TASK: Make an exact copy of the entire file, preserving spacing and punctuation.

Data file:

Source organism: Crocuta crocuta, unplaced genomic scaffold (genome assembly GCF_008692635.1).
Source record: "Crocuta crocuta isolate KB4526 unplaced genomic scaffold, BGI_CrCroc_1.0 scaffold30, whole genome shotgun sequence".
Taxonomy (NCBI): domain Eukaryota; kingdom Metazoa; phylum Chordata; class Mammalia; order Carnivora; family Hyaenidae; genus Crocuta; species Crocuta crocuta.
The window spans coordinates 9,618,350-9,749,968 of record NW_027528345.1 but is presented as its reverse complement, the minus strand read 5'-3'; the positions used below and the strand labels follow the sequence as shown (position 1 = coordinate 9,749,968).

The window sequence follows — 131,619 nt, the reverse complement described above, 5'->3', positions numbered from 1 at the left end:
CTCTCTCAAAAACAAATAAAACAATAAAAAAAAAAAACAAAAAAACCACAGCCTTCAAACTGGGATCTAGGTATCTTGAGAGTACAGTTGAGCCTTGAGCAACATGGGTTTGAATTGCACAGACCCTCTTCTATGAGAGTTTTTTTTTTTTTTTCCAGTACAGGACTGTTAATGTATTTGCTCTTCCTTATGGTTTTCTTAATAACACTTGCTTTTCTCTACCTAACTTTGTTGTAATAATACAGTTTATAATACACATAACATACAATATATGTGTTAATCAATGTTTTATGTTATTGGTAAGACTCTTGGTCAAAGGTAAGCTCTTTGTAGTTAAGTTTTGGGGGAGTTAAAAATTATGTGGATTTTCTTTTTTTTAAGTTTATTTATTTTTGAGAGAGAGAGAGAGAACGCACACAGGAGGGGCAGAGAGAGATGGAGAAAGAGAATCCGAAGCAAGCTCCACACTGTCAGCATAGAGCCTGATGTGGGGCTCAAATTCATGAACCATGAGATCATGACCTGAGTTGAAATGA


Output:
Source organism: Crocuta crocuta, unplaced genomic scaffold (genome assembly GCF_008692635.1).
Source record: "Crocuta crocuta isolate KB4526 unplaced genomic scaffold, BGI_CrCroc_1.0 scaffold30, whole genome shotgun sequence".
Taxonomy (NCBI): domain Eukaryota; kingdom Metazoa; phylum Chordata; class Mammalia; order Carnivora; family Hyaenidae; genus Crocuta; species Crocuta crocuta.
The window spans coordinates 9,618,350-9,749,968 of record NW_027528345.1 but is presented as its reverse complement, the minus strand read 5'-3'; the positions used below and the strand labels follow the sequence as shown (position 1 = coordinate 9,749,968).

The window sequence follows — 131,619 nt, the reverse complement described above, 5'->3', positions numbered from 1 at the left end:
CTCTCTCAAAAACAAATAAAACAATAAAAAAAAAAAACAAAAAAACCACAGCCTTCAAACTGGGATCTAGGTATCTTGAGAGTACAGTTGAGCCTTGAGCAACATGGGTTTGAATTGCACAGACCCTCTTCTATGAGAGTTTTTTTTTTTTTTTCCAGTACAGGACTGTTAATGTATTTGCTCTTCCTTATGGTTTTCTTAATAACACTTGCTTTTCTCTACCTAACTTTGTTGTAATAATACAGTTTATAATACACATAACATACAATATATGTGTTAATCAATGTTTTATGTTATTGGTAAGACTCTTGGTCAAAGGTAAGCTCTTTGTAGTTAAGTTTTGGGGGAGTTAAAAATTATGTGGATTTTCTTTTTTTTAAGTTTATTTATTTTTGAGAGAGAGAGAGAGAACGCACACAGGAGGGGCAGAGAGAGATGGAGAAAGAGAATCCGAAGCAAGCTCCACACTGTCAGCATAGAGCCTGATGTGGGGCTCAAATTCATGAACCATGAGATCATGACCTGAGTTGAAATGA